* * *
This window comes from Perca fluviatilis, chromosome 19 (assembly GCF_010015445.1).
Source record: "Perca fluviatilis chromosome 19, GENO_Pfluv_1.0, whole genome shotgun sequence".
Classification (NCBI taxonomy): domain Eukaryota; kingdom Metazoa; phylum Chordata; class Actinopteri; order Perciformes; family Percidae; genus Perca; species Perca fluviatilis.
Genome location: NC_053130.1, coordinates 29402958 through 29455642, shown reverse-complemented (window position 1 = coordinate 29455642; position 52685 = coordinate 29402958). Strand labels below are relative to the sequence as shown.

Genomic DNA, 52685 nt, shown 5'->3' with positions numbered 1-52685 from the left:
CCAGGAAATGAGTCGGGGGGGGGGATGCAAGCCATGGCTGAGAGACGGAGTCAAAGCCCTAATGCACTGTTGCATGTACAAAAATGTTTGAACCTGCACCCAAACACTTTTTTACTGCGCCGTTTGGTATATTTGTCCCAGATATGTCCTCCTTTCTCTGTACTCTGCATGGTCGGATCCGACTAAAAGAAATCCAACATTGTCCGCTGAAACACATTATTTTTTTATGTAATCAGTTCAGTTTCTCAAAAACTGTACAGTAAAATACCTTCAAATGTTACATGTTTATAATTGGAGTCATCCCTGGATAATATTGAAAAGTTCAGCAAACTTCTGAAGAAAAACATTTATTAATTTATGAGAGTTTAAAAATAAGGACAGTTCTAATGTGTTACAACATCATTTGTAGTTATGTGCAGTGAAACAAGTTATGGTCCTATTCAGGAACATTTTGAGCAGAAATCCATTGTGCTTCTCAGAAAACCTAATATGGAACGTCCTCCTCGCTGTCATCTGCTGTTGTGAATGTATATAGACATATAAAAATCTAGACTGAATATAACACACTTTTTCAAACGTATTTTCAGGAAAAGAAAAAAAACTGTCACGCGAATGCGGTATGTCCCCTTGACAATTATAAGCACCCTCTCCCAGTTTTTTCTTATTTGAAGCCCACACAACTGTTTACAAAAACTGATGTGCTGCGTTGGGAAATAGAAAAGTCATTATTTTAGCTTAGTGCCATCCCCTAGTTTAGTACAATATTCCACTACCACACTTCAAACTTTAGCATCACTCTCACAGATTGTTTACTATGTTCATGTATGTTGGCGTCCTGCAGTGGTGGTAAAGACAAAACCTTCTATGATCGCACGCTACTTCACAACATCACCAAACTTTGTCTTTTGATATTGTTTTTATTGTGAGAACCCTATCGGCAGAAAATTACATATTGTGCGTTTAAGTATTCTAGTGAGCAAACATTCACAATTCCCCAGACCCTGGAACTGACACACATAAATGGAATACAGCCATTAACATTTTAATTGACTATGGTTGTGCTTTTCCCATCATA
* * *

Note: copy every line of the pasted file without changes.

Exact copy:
This window comes from Perca fluviatilis, chromosome 19 (assembly GCF_010015445.1).
Source record: "Perca fluviatilis chromosome 19, GENO_Pfluv_1.0, whole genome shotgun sequence".
Classification (NCBI taxonomy): domain Eukaryota; kingdom Metazoa; phylum Chordata; class Actinopteri; order Perciformes; family Percidae; genus Perca; species Perca fluviatilis.
Genome location: NC_053130.1, coordinates 29402958 through 29455642, shown reverse-complemented (window position 1 = coordinate 29455642; position 52685 = coordinate 29402958). Strand labels below are relative to the sequence as shown.

Genomic DNA, 52685 nt, shown 5'->3' with positions numbered 1-52685 from the left:
CCAGGAAATGAGTCGGGGGGGGGGATGCAAGCCATGGCTGAGAGACGGAGTCAAAGCCCTAATGCACTGTTGCATGTACAAAAATGTTTGAACCTGCACCCAAACACTTTTTTACTGCGCCGTTTGGTATATTTGTCCCAGATATGTCCTCCTTTCTCTGTACTCTGCATGGTCGGATCCGACTAAAAGAAATCCAACATTGTCCGCTGAAACACATTATTTTTTTATGTAATCAGTTCAGTTTCTCAAAAACTGTACAGTAAAATACCTTCAAATGTTACATGTTTATAATTGGAGTCATCCCTGGATAATATTGAAAAGTTCAGCAAACTTCTGAAGAAAAACATTTATTAATTTATGAGAGTTTAAAAATAAGGACAGTTCTAATGTGTTACAACATCATTTGTAGTTATGTGCAGTGAAACAAGTTATGGTCCTATTCAGGAACATTTTGAGCAGAAATCCATTGTGCTTCTCAGAAAACCTAATATGGAACGTCCTCCTCGCTGTCATCTGCTGTTGTGAATGTATATAGACATATAAAAATCTAGACTGAATATAACACACTTTTTCAAACGTATTTTCAGGAAAAGAAAAAAAACTGTCACGCGAATGCGGTATGTCCCCTTGACAATTATAAGCACCCTCTCCCAGTTTTTTCTTATTTGAAGCCCACACAACTGTTTACAAAAACTGATGTGCTGCGTTGGGAAATAGAAAAGTCATTATTTTAGCTTAGTGCCATCCCCTAGTTTAGTACAATATTCCACTACCACACTTCAAACTTTAGCATCACTCTCACAGATTGTTTACTATGTTCATGTATGTTGGCGTCCTGCAGTGGTGGTAAAGACAAAACCTTCTATGATCGCACGCTACTTCACAACATCACCAAACTTTGTCTTTTGATATTGTTTTTATTGTGAGAACCCTATCGGCAGAAAATTACATATTGTGCGTTTAAGTATTCTAGTGAGCAAACATTCACAATTCCCCAGACCCTGGAACTGACACACATAAATGGAATACAGCCATTAACATTTTAATTGACTATGGTTGTGCTTTTCCCATCATA